In between the gales – the one to the north of Bermuda that we’d been expecting, and the second, to the south, that we had not – I made breakfast for us in the galley. The boat pitched and rolled in the flung waves, and everything in the small cooking space gleamed and shone in the clean, crisp light that follows an Atlantic storm.
We were professionally worried, and determined, and in it now; and there was no going back. Behind us lay hard-earned, howling miles. Ahead, between us and the safety of a harbour, another gale swirled. And off the coast of Africa a hurricane had begun twisting towards our orderly isolation – a wicked ferociousness we would have to worry a good deal more about before we once again trod dry land.
There were five of us, bringing an 84-foot sailboat of proven hull and sound construction south for the winter. My watchmate was a woman named Kate. A friend of the captain’s from his offshore racing days, she was a drunk ashore, and a sailing demon off of it. She had an endless thirst, both for booze and sailing. A walking cliché, and (I would discover) just as enduring.
The night before we’d set out from Rhode Island – when all of the other boats were tied with extra lines in their berths, having no intention of going anywhere in the approaching November blow – Kate had ordered bottle after bottle of Chianti in a mostly empty restaurant in the off-season tourist port. The next morning we had to turn on the heater in her cabin to flush her out, after she refused to face a world that was neither a party, nor underway. She was a liability, I thought to myself that day, before changing my mind 36 hours later.
“Winch parts,” she reported in the dark, dumping a handful of objects onto the cockpit seat as I helmed as best I could in the following seas, looming in the night over my shoulder and breaking in roaring hushes. Before I could say anything she disappeared again, working her way down the at-times awash side deck, her harness clipped into the jacklines that ran from bow to stern. Her head torch flicked on and off as she completed her damage inspection.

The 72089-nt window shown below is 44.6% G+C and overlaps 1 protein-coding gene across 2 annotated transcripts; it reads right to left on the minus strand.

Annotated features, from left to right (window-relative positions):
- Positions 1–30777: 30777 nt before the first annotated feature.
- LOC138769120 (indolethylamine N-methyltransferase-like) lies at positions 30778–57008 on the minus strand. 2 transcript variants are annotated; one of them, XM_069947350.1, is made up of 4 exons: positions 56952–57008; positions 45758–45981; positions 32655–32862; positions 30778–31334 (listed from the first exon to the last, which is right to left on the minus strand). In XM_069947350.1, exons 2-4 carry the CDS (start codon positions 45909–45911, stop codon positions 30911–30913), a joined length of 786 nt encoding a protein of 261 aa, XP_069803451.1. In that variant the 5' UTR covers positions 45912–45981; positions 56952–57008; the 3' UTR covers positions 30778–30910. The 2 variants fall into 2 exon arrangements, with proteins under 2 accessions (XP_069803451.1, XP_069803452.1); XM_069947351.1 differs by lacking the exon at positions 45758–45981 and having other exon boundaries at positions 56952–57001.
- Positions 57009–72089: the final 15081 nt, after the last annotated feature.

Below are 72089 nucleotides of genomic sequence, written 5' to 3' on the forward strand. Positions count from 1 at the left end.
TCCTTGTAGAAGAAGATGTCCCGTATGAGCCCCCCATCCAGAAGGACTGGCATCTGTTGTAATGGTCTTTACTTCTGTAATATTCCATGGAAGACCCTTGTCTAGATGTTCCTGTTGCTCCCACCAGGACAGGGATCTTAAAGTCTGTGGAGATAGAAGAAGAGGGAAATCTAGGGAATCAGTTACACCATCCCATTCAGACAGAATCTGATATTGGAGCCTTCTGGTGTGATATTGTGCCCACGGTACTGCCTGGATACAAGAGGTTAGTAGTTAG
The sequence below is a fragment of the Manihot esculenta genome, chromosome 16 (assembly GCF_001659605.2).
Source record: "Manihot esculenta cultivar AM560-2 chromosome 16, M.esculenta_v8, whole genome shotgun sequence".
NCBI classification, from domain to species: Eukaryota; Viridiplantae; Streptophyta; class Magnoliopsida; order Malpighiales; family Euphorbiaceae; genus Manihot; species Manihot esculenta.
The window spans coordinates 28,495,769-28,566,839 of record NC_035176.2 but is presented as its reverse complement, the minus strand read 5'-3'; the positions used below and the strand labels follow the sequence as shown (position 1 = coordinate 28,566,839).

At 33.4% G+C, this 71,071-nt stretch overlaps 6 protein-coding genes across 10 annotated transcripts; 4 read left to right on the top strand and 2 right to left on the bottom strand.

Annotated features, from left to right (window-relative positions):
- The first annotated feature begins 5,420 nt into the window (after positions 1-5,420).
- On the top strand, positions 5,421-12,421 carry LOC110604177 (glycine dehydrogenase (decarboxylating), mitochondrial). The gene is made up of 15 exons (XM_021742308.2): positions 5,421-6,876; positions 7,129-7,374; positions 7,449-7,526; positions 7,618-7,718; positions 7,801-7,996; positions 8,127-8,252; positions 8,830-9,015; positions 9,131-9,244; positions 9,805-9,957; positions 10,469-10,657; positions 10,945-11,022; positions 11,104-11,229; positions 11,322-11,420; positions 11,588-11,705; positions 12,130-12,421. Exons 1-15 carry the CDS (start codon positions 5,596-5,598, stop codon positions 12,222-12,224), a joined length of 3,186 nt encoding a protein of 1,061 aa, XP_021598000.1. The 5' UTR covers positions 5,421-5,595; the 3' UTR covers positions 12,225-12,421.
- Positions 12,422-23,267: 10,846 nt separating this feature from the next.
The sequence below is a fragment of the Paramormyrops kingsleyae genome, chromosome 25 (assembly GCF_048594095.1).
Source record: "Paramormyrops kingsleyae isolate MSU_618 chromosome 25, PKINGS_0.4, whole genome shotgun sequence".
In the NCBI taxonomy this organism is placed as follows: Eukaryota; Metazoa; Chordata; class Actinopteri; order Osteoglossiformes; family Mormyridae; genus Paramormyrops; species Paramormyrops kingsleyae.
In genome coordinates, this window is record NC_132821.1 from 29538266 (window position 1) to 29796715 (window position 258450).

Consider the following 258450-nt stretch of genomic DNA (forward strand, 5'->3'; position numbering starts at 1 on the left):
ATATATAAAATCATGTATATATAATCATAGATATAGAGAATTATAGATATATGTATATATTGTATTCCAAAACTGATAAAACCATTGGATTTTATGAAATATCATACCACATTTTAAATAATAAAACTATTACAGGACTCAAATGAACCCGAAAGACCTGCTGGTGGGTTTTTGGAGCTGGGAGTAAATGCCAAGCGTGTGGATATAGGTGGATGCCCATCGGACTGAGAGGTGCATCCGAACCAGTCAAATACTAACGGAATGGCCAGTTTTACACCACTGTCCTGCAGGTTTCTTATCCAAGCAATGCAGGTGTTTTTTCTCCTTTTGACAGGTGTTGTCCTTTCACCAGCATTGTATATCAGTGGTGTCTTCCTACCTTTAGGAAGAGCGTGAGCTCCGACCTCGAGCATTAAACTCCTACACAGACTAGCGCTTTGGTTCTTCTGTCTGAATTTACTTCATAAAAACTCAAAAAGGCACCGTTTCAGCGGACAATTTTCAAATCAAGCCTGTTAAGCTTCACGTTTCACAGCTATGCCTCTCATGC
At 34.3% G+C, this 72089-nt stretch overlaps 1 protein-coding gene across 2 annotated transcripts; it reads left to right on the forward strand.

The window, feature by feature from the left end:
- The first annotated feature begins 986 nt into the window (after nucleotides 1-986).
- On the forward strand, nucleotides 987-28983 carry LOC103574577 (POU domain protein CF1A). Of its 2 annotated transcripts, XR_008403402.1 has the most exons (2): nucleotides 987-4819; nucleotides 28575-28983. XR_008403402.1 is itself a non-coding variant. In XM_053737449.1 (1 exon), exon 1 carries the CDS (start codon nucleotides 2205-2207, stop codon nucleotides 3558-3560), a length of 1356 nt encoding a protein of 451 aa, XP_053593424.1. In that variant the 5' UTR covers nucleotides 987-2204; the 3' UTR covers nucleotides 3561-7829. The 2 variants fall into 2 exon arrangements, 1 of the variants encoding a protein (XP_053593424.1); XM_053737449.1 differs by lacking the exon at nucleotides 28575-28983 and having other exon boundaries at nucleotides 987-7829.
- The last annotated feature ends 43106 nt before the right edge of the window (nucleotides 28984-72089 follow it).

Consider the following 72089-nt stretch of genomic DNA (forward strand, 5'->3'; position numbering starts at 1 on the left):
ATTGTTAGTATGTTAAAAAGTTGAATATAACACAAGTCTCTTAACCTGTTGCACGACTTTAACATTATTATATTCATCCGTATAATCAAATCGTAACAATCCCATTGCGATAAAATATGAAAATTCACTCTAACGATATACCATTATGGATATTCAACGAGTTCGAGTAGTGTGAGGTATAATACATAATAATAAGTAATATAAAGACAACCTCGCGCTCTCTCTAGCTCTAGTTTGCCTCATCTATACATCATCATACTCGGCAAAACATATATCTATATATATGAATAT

“Anchor’s still secure but the strop is chafing on the deck plate. The foredeck hatch has a thin crack but it’s intact. One dorade box was ripped clean off. Here it is,” a dull thump as she dropped another find into the cockpit, all business now as we screamed along on a broad reach under a corner of jib and a stormsail. It was 4:30 AM. The worst of the first gale had blown through in the previous hours, but the wind and seas were still up. Everything was in motion, and we were hundreds of miles from certainty, alone with the knowledge that there was a lot of work left to do to get there.
“I’m going to double up the anchor strop, bag the winch base as best I can, and jam a rag in that exposed vent,” Kate said. I looked over her shoulder at the first light entering the sky to the east, and said that when she was done, and could take over helming, I’d make us breakfast.
“The shittier the night,” Steve had told me, as we sailed in the dark off of Vancouver Island in a local race a few years before, “the more important it is to make bacon and eggs the next morning. Even if you have to eat hanging on with one hand, it’s important to do. Puts a smile back on everyone’s dial.”
An offshore sailing guru, Steve also had a trick for avoiding boatwide hysteria in the face of hard times.